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Letter From France Fairfax Standard October 3, 1918

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Dear Folks:
I have moved twice and stayed a couple of days in each place since I wrote the last post card.
By the time this reaches you, you probably will have threshed. Tell me how you worked things and how the crops turned out.
This moving every week knocks out our mail considerably I have not heard from you for almost a month, but that is all right, I’ll drop a line occasionally anyway.
I am in the northern part of France where things are commencing to be interesting. We see an aero battle nearly every day, but so far have had no occasion to use our gas masks nor helmets. Where we are quartered now the French are farming away just as usual.
When I was in Paris a couple of weeks ago I saw a couple of places where the shells from “Big Bertha” had landed, but the amount of damage was very slight.
No lights are permitted in this region after sundown, and during the day when we have an hour or so off we want to sleep.
As Dad what his home town in Switzerland was. I have a pal here who came from there about ten years ago. If we have a chance we may go across the border some time. We were but fifty miles from there a short time ago.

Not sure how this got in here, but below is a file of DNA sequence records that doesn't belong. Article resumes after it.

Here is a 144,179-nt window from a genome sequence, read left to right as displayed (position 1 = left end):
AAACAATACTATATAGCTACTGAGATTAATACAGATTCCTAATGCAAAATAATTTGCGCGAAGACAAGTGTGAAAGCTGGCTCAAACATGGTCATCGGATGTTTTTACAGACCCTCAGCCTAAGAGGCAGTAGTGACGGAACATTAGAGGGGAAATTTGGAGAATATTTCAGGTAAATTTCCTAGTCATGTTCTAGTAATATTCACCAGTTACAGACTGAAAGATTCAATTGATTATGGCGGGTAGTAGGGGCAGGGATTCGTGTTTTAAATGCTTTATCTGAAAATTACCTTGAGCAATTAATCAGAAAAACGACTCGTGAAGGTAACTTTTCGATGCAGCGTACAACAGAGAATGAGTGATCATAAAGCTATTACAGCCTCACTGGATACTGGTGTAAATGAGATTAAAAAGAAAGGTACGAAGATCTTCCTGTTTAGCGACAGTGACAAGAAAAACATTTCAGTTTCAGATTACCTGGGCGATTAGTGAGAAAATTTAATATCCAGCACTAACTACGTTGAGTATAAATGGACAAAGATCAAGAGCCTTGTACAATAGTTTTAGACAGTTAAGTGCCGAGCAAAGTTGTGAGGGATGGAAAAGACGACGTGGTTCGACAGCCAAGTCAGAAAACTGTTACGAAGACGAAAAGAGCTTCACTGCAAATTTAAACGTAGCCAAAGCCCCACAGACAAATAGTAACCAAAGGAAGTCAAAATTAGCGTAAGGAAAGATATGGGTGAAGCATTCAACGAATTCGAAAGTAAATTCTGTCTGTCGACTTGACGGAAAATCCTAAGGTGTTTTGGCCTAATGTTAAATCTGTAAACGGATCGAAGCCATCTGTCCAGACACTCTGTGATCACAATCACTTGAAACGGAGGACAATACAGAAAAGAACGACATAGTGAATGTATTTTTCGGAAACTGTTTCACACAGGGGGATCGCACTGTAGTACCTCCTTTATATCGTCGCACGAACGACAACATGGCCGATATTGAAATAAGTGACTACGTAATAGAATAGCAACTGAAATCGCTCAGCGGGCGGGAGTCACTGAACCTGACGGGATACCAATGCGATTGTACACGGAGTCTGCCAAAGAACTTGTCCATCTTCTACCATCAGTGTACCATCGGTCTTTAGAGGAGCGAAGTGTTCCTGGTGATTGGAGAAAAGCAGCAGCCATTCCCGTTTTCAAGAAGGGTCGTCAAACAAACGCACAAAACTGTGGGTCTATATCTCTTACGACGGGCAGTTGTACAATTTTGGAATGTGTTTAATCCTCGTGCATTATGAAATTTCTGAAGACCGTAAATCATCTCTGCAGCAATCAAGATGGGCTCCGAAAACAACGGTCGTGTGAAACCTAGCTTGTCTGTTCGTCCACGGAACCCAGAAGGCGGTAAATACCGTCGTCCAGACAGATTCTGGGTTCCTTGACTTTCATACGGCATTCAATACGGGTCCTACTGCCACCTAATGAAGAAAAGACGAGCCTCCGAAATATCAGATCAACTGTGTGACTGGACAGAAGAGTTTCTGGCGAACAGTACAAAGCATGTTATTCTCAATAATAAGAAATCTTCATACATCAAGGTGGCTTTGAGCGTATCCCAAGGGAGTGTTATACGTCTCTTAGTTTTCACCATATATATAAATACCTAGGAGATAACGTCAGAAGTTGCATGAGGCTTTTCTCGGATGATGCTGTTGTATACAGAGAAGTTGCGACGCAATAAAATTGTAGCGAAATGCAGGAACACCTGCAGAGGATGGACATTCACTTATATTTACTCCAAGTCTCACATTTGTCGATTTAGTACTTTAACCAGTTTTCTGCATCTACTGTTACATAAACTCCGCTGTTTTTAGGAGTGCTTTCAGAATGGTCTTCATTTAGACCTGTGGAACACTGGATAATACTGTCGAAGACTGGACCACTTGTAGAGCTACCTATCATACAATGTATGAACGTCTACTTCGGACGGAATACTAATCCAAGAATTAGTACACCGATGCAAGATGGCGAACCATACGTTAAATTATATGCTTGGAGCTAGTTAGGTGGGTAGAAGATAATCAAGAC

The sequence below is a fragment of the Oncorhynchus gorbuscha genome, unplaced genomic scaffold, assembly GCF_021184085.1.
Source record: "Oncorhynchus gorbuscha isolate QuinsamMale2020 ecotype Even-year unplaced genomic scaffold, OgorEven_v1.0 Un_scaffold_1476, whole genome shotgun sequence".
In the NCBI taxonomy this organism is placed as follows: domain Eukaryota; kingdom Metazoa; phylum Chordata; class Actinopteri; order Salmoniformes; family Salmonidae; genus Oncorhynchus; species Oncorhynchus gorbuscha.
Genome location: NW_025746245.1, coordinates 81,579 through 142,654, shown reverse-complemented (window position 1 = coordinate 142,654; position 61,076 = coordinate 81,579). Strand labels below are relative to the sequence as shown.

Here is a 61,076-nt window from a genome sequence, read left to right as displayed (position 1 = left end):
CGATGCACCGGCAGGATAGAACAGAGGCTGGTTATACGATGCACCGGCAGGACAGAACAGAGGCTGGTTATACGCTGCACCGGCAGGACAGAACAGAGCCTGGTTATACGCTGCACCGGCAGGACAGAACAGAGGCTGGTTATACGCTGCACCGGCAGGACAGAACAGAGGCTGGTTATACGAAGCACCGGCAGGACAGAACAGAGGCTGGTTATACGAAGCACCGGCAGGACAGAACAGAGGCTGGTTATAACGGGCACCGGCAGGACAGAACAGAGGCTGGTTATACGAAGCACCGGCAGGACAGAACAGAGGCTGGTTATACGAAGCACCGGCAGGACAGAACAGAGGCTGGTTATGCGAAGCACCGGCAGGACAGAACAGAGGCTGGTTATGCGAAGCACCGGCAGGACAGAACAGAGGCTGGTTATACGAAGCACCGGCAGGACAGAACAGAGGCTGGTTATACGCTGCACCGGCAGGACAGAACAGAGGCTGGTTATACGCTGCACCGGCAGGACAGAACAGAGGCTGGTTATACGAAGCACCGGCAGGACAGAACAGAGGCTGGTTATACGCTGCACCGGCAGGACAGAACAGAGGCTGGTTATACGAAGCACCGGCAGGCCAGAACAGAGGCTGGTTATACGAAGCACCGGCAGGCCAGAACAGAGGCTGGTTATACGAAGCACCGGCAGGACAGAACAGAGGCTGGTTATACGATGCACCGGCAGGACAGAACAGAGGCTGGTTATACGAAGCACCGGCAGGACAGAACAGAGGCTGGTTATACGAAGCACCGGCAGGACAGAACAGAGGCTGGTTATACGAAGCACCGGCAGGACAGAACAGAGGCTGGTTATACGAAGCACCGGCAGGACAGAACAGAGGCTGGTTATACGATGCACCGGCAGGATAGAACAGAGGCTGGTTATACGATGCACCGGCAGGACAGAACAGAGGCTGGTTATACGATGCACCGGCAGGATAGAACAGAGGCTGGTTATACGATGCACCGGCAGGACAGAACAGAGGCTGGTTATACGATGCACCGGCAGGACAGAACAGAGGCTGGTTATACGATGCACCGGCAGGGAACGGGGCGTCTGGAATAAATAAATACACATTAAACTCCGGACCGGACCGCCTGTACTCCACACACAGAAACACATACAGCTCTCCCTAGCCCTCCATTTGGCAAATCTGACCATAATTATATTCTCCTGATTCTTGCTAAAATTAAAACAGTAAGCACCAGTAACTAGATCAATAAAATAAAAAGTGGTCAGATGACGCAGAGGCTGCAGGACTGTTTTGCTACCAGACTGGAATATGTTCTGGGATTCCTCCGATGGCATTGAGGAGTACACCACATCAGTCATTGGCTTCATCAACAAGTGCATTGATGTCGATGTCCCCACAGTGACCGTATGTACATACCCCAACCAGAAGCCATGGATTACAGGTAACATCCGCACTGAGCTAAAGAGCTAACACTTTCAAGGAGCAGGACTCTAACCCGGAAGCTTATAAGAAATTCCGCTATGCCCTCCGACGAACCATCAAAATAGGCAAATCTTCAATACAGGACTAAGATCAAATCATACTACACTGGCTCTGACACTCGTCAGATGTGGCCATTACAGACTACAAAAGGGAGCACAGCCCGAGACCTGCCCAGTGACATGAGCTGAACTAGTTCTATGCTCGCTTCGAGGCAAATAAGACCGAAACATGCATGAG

I am sending this note along with a couple of others in that is known as a “blue envelope.” It is not censored at the Base.
I am in the best of health and am well satisfied here.
A week ago at one of the Ys I saw a picture of Philadelphia magazine of the meeting of the farmers last spring on the O.M. Shott farm, near Franklin, and quite an article about it. A short time before that I read a paragraph in the London Daily Mail about Hopkins, Minn. What do you know about that! Old Minnesota is still on the map, and we are going to keep her there.
Say Hello for me to anyone you happen to meet–Adams, Donahue, Frank Hopkins, et.eal. How is Jim’s youngster?
With love, (Corporal) L.E. Whitner